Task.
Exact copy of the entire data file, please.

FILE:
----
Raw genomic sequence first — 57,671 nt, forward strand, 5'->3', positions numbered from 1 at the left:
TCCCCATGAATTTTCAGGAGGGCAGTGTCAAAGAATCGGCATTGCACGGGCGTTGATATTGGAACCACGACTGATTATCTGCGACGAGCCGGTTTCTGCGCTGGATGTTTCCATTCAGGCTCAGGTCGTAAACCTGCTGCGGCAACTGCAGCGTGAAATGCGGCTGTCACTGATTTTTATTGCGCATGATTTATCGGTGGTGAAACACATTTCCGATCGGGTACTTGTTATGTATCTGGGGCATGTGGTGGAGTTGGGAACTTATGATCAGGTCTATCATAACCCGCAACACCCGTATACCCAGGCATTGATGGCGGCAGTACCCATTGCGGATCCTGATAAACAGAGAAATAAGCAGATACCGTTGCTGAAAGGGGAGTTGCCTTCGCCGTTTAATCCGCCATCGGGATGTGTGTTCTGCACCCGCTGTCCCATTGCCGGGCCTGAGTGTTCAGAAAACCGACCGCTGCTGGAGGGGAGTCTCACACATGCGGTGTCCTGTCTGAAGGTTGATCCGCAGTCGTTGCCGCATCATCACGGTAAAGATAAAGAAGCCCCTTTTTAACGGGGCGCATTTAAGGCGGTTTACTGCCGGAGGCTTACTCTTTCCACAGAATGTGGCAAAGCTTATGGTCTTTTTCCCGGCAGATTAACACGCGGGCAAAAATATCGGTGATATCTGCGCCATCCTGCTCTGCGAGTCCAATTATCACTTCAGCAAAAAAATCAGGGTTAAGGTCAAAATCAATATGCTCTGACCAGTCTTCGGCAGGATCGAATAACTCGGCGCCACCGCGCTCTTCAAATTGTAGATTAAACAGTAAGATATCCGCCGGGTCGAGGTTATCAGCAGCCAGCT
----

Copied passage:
Raw genomic sequence first — 57,671 nt, forward strand, 5'->3', positions numbered from 1 at the left:
TCCCCATGAATTTTCAGGAGGGCAGTGTCAAAGAATCGGCATTGCACGGGCGTTGATATTGGAACCACGACTGATTATCTGCGACGAGCCGGTTTCTGCGCTGGATGTTTCCATTCAGGCTCAGGTCGTAAACCTGCTGCGGCAACTGCAGCGTGAAATGCGGCTGTCACTGATTTTTATTGCGCATGATTTATCGGTGGTGAAACACATTTCCGATCGGGTACTTGTTATGTATCTGGGGCATGTGGTGGAGTTGGGAACTTATGATCAGGTCTATCATAACCCGCAACACCCGTATACCCAGGCATTGATGGCGGCAGTACCCATTGCGGATCCTGATAAACAGAGAAATAAGCAGATACCGTTGCTGAAAGGGGAGTTGCCTTCGCCGTTTAATCCGCCATCGGGATGTGTGTTCTGCACCCGCTGTCCCATTGCCGGGCCTGAGTGTTCAGAAAACCGACCGCTGCTGGAGGGGAGTCTCACACATGCGGTGTCCTGTCTGAAGGTTGATCCGCAGTCGTTGCCGCATCATCACGGTAAAGATAAAGAAGCCCCTTTTTAACGGGGCGCATTTAAGGCGGTTTACTGCCGGAGGCTTACTCTTTCCACAGAATGTGGCAAAGCTTATGGTCTTTTTCCCGGCAGATTAACACGCGGGCAAAAATATCGGTGATATCTGCGCCATCCTGCTCTGCGAGTCCAATTATCACTTCAGCAAAAAAATCAGGGTTAAGGTCAAAATCAATATGCTCTGACCAGTCTTCGGCAGGATCGAATAACTCGGCGCCACCGCGCTCTTCAAATTGTAGATTAAACAGTAAGATATCCGCCGGGTCGAGGTTATCAGCAGCCAGCT